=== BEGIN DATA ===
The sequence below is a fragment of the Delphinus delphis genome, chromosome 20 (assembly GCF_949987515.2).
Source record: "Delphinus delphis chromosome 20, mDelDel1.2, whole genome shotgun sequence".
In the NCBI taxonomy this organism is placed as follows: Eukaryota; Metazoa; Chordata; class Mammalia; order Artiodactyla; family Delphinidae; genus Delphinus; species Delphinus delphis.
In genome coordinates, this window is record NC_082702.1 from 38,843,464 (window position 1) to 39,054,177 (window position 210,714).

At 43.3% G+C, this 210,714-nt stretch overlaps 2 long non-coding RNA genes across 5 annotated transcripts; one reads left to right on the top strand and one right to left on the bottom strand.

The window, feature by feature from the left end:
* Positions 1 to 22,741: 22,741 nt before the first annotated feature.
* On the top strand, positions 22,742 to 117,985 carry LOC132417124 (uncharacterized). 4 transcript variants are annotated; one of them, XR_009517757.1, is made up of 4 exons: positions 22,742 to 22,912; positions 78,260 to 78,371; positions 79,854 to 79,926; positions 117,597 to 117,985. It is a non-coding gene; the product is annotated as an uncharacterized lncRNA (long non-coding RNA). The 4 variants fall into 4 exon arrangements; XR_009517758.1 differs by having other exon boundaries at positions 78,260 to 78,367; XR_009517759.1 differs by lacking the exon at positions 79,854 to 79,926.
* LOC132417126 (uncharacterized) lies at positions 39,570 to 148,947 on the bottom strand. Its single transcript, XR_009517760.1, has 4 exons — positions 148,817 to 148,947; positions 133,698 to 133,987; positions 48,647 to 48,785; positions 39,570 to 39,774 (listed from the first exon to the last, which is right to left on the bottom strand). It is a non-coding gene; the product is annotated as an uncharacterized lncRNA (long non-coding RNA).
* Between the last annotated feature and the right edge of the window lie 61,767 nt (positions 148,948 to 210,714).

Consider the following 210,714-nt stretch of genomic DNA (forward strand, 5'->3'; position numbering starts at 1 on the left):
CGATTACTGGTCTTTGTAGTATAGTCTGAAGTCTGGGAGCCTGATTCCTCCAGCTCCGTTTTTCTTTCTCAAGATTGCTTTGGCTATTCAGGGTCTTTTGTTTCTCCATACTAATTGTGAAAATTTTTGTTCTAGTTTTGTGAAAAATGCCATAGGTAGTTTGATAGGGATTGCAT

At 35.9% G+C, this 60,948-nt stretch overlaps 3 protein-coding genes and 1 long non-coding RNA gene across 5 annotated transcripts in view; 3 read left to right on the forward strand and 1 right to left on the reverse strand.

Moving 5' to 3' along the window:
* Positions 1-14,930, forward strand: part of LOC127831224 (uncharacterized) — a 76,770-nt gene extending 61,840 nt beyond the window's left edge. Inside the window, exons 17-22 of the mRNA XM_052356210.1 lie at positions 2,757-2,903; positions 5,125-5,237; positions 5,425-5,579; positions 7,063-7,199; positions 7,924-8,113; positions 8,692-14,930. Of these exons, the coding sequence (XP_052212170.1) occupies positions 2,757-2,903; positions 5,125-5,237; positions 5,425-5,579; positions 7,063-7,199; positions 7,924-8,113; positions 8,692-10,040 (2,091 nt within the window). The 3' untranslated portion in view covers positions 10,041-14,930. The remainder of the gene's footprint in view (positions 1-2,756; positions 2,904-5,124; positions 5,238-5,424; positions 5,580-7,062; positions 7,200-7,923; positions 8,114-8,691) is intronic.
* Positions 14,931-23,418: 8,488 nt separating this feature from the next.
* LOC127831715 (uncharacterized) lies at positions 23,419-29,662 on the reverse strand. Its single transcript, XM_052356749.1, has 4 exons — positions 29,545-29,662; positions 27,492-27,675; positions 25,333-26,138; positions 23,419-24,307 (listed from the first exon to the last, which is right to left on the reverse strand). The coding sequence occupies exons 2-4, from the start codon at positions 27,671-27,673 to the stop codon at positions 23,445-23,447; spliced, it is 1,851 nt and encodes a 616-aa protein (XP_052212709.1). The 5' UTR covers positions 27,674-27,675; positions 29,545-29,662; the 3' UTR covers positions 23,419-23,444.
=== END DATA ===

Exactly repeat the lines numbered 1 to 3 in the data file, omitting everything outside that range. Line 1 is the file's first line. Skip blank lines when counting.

The sequence below is a fragment of the Delphinus delphis genome, chromosome 20 (assembly GCF_949987515.2).
Source record: "Delphinus delphis chromosome 20, mDelDel1.2, whole genome shotgun sequence".
In the NCBI taxonomy this organism is placed as follows: Eukaryota; Metazoa; Chordata; class Mammalia; order Artiodactyla; family Delphinidae; genus Delphinus; species Delphinus delphis.